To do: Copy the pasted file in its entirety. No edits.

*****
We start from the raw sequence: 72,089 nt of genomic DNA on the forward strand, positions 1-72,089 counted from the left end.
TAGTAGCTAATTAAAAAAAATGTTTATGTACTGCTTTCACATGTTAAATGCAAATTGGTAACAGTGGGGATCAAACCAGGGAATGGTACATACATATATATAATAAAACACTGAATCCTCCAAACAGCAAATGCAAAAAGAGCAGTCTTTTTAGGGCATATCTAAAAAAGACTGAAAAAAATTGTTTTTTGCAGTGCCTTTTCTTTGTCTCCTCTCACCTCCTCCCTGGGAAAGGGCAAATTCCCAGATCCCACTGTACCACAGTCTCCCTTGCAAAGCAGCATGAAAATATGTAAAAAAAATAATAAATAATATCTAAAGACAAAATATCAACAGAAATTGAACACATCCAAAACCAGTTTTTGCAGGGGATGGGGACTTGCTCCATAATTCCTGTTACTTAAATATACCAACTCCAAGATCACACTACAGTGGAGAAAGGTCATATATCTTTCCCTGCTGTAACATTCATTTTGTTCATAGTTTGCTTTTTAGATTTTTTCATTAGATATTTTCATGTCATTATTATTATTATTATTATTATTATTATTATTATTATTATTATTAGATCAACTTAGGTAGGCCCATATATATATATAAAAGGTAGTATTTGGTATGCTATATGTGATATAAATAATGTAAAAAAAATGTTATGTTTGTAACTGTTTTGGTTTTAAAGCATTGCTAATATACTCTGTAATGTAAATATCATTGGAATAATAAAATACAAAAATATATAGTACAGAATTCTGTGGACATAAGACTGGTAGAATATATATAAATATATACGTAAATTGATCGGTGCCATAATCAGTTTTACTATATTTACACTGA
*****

We start from the raw sequence: 72,089 nt of genomic DNA on the forward strand, positions 1-72,089 counted from the left end.
TAGTAGCTAATTAAAAAAAATGTTTATGTACTGCTTTCACATGTTAAATGCAAATTGGTAACAGTGGGGATCAAACCAGGGAATGGTACATACATATATATAATAAAACACTGAATCCTCCAAACAGCAAATGCAAAAAGAGCAGTCTTTTTAGGGCATATCTAAAAAAGACTGAAAAAAATTGTTTTTTGCAGTGCCTTTTCTTTGTCTCCTCTCACCTCCTCCCTGGGAAAGGGCAAATTCCCAGATCCCACTGTACCACAGTCTCCCTTGCAAAGCAGCATGAAAATATGTAAAAAAAATAATAAATAATATCTAAAGACAAAATATCAACAGAAATTGAACACATCCAAAACCAGTTTTTGCAGGGGATGGGGACTTGCTCCATAATTCCTGTTACTTAAATATACCAACTCCAAGATCACACTACAGTGGAGAAAGGTCATATATCTTTCCCTGCTGTAACATTCATTTTGTTCATAGTTTGCTTTTTAGATTTTTTCATTAGATATTTTCATGTCATTATTATTATTATTATTATTATTATTATTATTATTATTATTATTAGATCAACTTAGGTAGGCCCATATATATATATAAAAGGTAGTATTTGGTATGCTATATGTGATATAAATAATGTAAAAAAAATGTTATGTTTGTAACTGTTTTGGTTTTAAAGCATTGCTAATATACTCTGTAATGTAAATATCATTGGAATAATAAAATACAAAAATATATAGTACAGAATTCTGTGGACATAAGACTGGTAGAATATATATAAATATATACGTAAATTGATCGGTGCCATAATCAGTTTTACTATATTTACACTGA